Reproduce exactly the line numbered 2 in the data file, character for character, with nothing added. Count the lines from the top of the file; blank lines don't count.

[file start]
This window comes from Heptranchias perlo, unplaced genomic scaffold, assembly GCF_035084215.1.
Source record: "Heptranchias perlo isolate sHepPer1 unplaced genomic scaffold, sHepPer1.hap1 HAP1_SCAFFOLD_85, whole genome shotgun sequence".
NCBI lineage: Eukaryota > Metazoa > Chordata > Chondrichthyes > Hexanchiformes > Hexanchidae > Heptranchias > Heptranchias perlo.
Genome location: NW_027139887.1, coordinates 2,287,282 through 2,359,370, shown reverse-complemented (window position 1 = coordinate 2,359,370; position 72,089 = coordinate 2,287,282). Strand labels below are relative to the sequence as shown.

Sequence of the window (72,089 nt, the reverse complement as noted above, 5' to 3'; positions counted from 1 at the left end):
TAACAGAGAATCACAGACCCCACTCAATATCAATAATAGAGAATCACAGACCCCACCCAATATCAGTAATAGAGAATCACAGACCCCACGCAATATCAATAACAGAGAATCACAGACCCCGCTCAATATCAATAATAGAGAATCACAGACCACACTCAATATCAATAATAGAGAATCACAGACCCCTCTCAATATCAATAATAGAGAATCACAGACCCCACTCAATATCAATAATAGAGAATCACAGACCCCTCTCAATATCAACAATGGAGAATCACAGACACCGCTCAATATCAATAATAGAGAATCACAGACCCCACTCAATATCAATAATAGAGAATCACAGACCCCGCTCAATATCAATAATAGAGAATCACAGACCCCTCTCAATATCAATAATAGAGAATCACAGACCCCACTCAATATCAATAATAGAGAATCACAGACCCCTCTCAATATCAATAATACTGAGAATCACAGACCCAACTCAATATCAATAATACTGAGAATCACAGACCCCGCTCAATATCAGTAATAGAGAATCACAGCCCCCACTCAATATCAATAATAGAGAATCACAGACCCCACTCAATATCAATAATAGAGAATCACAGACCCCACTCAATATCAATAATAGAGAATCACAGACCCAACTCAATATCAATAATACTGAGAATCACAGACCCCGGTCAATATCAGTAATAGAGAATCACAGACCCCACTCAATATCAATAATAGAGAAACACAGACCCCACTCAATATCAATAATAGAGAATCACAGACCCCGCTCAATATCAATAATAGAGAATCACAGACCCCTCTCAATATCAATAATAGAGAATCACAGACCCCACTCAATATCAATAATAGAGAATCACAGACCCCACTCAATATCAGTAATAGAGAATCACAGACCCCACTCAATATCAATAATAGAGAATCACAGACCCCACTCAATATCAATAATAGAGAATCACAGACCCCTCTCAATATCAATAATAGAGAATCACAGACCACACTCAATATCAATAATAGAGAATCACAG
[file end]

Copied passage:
Source record: "Heptranchias perlo isolate sHepPer1 unplaced genomic scaffold, sHepPer1.hap1 HAP1_SCAFFOLD_85, whole genome shotgun sequence".